UAE resident Claudine Pabst’s tale featuring a dog, a parrot and a fantasy landscape with pirates has won the author the Montegrappa First Fiction Competition
Claudine Pabst’s surrealist story has won her the prize of a trip to London Book Fair and lunch with a top literary agent. Her synopsis and the first 2,000 words of her manuscript ‘The Reluctant Thief’ “just blew me away,” said literary agent and competition judge Luigi Bonomi. “I loved it.”
The competition, held each year at the Emirates Airline Festival of Literature in Dubai, offers a rare chance for unpublished writers to get their work before a literary agent. Past winners have gone on to land multi-book publishing deals.
“I didn’t expect to win at all. I didn’t even tell anyone I’d entered the contest,” Pabst told Vision, minutes after the win. “I’m overwhelmed.”
Pabst, who said she had only written half the first chapter of her intended book, now plans to pen the remainder in the hope of publication. “It’s thrilling and terrifying at the same time,” she said.
Dubai’s literary scene may be newer and less heralded than those in London and New York, but the city is fast making its mark as a hub for new writers. A mix of bookish events, literary workshops and prizes, and the rise of sites such as the international Writers’ Centre in Dubai has helped trigger an outbreak of aspiring authors, eager to capitalise on the emirate’s emerging literary status.
Among those that have captured the attention of international publishers are crime novelist Tom Callaghan, whose two thrillers were snapped up by UK-based Quercus, and British-born Lucinda Martin, who is set to release her debut novel with Chicken House, the publisher behind J.K. Rowling’s mega-selling Harry Potter and the Philosopher’s Stone.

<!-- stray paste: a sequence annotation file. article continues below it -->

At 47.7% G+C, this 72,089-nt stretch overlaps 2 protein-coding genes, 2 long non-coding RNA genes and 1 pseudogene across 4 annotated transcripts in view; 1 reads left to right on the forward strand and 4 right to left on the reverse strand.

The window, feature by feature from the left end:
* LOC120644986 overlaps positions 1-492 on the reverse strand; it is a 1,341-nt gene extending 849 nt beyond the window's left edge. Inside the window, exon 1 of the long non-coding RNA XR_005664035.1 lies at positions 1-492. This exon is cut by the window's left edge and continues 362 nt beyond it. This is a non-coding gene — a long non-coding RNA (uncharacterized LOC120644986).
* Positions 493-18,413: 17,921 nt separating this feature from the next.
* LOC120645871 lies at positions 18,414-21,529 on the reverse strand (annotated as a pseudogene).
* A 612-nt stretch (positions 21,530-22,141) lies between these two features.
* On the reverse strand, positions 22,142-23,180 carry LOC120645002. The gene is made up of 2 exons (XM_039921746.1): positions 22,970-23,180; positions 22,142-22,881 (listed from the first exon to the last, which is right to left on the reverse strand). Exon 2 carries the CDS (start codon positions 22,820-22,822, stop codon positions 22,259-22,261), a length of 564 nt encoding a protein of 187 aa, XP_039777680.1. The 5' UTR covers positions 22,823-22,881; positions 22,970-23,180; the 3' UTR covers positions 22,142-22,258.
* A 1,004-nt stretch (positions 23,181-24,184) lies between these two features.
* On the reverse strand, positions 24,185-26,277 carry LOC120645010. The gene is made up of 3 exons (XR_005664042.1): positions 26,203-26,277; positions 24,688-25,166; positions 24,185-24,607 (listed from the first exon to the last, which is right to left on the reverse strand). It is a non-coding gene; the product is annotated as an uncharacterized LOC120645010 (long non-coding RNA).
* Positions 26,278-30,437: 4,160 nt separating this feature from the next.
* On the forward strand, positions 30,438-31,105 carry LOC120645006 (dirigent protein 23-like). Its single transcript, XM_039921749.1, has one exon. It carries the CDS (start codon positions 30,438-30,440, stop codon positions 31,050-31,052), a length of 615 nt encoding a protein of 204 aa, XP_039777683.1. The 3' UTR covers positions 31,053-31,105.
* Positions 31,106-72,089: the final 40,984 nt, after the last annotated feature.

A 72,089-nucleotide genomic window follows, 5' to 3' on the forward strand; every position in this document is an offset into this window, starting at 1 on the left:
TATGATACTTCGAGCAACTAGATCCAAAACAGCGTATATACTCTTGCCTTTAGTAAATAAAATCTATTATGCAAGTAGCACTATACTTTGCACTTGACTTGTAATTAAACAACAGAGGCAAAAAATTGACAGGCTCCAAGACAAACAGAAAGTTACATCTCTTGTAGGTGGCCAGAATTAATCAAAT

“The world’s spotlight is very much on Dubai at the moment,” says local author Annabel Kantaria, whose own debut novel is on the cusp of publication. “I’m glad to see so much talent being picked up by international agents and publishers.”
At the heart of this wave of new talent is Dubai’s annual literature festival, launched in 2009, and today a glittering global success. From 3 to 7 March, at the city’s InterContinental Hotel, bestselling international authors such as Nigeria’s Chimamanda Ngozi Adichie and the UK’s David Nicholls will brush shoulders with dozens of writers from Dubai’s own vibrant literary scene, amid a hectic schedule of writing workshops, readings and poetry performances. The annual Montegrappa First Fiction competition is a particular highlight; scouting out unpublished fiction writers in the UAE and leading to spectacular results for both winning and shortlisted authors.
Kantaria landed a three-book deal with the publisher Harlequin, after netting the inaugural Montegrappa prize at the 2013 literature festival. “I sincerely doubt any of this would have happened – and certainly not in such a condensed time – had I not entered the competition,” she says.
A regular visitor to the event in previous years, she credits its workshops with helping her to shape her voice as an author. “Without doubt, these classes helped me hone my writing,” she says. “EAFOL is a world-class literary festival, yet it’s accessible to everyone. There’s no elitism or literary snobbery there.”
Other authors cite Dubai itself, and its reinvention from a dusty trading outpost to a fizzing hub of global business, as a source of literary inspiration.
“The biggest opportunity Dubai has to offer is its atmosphere,” says children’s author Rachel Hamilton. British-born Hamilton, a former teacher and copywriter, won a two-book deal with US publishers Simon & Schuster after being named runner-up in the 2013 Montegrappa competition. “There is something about this place that encourages people to aim high, and believe anything is possible.”
For Callaghan, the emirate is a blank canvas, unhindered by the long literary traditions seen in other cities that, conversely, can hinder fresh creativity.
“It’s very hard to write an original book in settings such as London, New York and Paris,” he says. “Dubai is such a new place, that it hasn’t yet created a literature about itself. Writers here have a tremendous opportunity to write in every genre, in a setting that perhaps projects an idea of what the 21st century will be like.”